Playwright and poet, Gary Beck, has gathered together a series of human dramas that depict our society. From small casts to a larger cast, the stories developed reflect varied responses to the dilemmas of mankind. Each scenario is beautifully realized and reflects our world. Four plays are included in this collection. It also includes an appendix with director’s notes and suggestions for production.
We do not choose who we love. Love transcends all boundaries of money, background and race. But sometimes our family does not understand this dynamic. Ellie and Bill are a biracial couple who tangle with their siblings. Unexpected events change the way the family comes together in the play, T’Gether.
Letters of Confinement is another small cast play. This story takes place in a prison. A young man, Al, gets a job , as a prison guard, in an effort to leave city life in the Bronx. Al befriends a prisoner, Peels, who shows Al the ropes. Al and Peels discover their wives have something in common. Both wives are temporarily living with their respective mother-in-laws in challenging circumstances. Riveting communication via letter writing allows the men to correspond with their wives.
In Preliminary Hearing ,an attorney, Melona, has to drop her preconceived notions about a client, Barbara, as she learns her story. What on the surface appears to be cold blooded murder , may just be justified as self defense.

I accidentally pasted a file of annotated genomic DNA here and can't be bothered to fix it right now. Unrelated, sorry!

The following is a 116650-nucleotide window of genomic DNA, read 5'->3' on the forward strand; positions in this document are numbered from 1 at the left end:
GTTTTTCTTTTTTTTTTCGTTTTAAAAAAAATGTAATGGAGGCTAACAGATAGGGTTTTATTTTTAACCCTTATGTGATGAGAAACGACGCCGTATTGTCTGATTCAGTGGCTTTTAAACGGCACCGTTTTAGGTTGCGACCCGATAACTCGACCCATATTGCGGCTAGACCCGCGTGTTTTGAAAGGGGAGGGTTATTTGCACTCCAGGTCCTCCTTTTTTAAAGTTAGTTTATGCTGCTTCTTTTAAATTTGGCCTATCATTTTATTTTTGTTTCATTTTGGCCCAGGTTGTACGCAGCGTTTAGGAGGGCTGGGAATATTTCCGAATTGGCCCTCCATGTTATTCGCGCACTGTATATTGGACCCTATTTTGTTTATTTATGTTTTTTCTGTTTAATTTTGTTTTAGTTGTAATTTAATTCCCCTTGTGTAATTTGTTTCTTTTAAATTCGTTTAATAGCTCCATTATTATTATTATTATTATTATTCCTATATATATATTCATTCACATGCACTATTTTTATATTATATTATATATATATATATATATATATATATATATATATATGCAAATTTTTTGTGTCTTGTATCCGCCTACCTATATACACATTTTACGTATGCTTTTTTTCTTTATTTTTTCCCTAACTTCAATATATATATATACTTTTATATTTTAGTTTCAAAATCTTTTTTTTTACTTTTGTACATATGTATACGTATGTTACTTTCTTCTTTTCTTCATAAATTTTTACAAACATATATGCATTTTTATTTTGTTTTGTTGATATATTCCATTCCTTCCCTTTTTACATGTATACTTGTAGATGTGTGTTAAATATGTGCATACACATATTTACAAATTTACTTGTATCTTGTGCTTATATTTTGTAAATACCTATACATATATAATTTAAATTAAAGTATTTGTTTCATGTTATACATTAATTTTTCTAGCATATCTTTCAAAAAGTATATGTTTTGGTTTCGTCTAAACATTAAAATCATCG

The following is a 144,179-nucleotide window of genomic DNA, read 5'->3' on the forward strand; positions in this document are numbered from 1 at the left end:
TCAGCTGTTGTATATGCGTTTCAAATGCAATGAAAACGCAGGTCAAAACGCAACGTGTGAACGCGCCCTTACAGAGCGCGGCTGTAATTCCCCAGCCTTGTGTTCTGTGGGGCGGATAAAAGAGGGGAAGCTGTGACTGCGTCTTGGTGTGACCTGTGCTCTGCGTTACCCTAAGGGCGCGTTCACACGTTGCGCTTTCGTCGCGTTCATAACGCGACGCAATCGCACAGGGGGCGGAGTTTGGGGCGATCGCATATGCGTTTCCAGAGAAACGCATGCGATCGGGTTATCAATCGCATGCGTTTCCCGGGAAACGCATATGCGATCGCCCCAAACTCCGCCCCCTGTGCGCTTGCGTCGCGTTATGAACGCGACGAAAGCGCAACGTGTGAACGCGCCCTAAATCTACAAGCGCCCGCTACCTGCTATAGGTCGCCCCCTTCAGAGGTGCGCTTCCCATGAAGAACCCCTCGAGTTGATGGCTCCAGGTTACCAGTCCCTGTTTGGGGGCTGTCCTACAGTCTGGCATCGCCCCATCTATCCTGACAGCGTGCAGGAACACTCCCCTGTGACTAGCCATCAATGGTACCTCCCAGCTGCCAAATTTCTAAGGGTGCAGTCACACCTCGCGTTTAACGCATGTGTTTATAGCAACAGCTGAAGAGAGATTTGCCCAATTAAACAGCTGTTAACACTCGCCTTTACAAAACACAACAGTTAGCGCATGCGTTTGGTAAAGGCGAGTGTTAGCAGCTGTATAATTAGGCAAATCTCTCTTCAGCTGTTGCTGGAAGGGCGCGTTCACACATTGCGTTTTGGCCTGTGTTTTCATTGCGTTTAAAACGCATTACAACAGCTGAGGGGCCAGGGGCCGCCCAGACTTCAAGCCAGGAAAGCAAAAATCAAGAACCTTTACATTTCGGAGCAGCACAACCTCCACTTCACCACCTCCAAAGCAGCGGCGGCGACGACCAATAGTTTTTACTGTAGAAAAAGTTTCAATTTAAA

Homeless shelters are special kinds of communities in their own right. This play, The Visit, a larger cast play, builds a story of lives who confront their problems in their own individual ways. The play takes place on Christmas Eve as they anticipate the arrival of the mayor and a meal. As events change and surprises occurr , this unlikely unit of people is determined to stay together.
Gary Beck’s poignant and thoughtful dialogue both challenge and enlighten our views of society. In place of attending a philosophical lecture, our thoughts become alive as we live them through the views of each character. Beck poses the question that the human condition comes in many different beginnings and is subject to many different endings. Some of which is based on choice.
- Mark Brandt
- Collected Plays of Gary Beck